Since then, there's been some interesting criticism from an anonymous financial analyst commenting on Cleveland journalist Jill Miller Zimon's blog Writes Like She Talks.
Among the comments about analyst Matthew Coffina, who graduated Oberlin College in 2007 with an award in economics and is a Level 3 Chartered Financial Analyst candidate:
The kid, and I emphasize kid who wrote this article has very little experience as a securities analyst... and operates as a generalist i.e., he has no particular expertiese in the real estate industry....
FCE/A has said that Morningstar never contacted them. No analyst puts out work w/out talking to company, because quality of management is always a key factor... The point is i’ve been a securities analyst for 15 years and studied FCE/A and it’s tough for me to get my head around the b/sheet. I think the level of analysis done was superficial, and there’s no way that guy has the industry experties to make that opinion. Now, the outcome may make him look brilliant (we are in severe recession) but I mean seriously there’s no analysis there.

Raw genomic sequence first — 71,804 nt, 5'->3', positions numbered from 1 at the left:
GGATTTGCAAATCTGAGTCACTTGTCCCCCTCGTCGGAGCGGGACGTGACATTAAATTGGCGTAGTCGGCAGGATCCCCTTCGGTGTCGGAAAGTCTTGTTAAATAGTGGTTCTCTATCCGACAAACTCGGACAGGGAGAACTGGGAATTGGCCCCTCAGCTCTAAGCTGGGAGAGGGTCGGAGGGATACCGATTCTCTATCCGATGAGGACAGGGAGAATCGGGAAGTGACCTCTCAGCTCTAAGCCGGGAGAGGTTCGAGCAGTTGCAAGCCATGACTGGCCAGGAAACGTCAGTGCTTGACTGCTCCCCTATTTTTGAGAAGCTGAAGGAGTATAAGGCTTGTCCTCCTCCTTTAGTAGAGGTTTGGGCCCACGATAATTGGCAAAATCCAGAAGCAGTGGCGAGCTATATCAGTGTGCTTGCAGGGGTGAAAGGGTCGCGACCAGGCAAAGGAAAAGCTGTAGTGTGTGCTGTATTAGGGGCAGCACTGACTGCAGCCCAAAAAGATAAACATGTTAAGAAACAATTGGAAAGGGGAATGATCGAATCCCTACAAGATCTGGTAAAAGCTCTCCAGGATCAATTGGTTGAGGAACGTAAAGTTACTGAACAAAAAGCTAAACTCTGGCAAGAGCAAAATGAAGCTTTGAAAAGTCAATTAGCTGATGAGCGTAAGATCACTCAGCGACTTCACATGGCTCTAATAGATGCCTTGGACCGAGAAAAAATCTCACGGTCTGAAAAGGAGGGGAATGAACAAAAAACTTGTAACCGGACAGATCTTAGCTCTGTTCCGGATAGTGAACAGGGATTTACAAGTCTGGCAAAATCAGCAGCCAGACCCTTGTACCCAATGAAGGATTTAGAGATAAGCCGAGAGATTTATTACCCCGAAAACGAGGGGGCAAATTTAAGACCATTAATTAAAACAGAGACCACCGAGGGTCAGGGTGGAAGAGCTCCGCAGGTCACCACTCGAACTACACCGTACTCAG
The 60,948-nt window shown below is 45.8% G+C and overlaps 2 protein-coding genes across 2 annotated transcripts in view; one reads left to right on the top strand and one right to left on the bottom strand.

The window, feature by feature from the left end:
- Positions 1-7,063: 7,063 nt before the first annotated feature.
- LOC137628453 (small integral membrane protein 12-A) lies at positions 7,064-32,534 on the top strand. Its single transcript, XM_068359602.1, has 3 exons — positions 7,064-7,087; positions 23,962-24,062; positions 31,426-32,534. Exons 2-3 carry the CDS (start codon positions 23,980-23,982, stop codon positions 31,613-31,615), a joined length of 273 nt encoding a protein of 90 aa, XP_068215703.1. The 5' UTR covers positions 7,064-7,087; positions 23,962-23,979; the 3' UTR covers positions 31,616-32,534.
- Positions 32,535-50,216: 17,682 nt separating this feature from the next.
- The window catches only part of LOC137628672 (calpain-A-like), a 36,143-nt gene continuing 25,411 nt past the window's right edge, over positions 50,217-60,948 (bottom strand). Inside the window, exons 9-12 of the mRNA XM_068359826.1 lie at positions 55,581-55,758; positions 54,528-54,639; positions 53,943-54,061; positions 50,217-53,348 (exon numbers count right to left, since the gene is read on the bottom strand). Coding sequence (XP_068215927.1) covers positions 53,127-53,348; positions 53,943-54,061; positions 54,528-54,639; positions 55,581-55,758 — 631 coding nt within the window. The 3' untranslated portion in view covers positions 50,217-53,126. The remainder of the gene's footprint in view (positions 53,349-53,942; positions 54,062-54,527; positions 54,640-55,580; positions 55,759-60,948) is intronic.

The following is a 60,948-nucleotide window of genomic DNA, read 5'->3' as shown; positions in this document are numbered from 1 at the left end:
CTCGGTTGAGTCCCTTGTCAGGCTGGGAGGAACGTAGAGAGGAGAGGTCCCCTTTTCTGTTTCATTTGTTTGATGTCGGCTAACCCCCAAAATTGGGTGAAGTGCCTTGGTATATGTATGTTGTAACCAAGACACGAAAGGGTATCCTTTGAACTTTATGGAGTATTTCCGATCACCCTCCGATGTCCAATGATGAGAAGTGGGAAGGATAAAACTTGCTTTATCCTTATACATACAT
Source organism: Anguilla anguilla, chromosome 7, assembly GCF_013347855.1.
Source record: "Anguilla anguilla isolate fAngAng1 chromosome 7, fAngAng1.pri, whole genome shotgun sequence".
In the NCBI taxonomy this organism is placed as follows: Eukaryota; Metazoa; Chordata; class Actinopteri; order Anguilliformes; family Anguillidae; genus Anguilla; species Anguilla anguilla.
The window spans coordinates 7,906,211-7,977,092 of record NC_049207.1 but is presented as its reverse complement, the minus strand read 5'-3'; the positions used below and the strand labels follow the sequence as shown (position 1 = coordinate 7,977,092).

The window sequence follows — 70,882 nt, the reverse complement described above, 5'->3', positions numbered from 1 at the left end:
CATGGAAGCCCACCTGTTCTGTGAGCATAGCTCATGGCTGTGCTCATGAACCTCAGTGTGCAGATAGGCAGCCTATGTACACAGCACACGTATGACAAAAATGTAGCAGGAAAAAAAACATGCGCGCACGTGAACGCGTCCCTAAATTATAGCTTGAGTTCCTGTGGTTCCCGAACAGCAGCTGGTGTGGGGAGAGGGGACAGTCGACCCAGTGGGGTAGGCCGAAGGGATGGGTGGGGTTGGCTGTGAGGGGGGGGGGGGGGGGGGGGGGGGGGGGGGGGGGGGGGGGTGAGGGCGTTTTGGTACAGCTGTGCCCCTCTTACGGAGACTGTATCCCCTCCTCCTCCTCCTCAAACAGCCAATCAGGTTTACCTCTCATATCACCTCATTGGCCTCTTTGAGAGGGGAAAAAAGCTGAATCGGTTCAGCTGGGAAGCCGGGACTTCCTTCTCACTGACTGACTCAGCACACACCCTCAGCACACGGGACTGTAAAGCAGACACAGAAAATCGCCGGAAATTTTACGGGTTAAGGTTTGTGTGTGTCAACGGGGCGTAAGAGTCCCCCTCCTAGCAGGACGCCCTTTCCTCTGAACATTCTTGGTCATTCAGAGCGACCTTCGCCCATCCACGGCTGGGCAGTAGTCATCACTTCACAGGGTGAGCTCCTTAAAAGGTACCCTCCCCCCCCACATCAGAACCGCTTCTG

[quoting] "during the next three years, Forest City could face severe financial distress, since it may need to refinance debt at ever-increasing interest rates while operating cash flow declines.”
How is this different than any other REIT? Did the analyst notice that the rates FCE/A has been getting on refinancing have actually gone DOWN.
As I suggested, maybe the Morningstar analysts and the others cited by Forest City can (intellectually) duke it out.
Miller Zimon scoffed at the commenter's suggestion that the analyst's dis went under Forest City's radar:
I completely disagree that FCE didn’t know about Morningstar. Please. If they aren’t following what entities like that write or say about them, even at the most basic level through clipping or some other mechanism, then maybe they deserve whatever happens as a result of the publication of such information. This is the news age where people can find anything as much as say anything.
Morningstar's report was actually out for a couple of weeks before it was picked up by the Washington Post.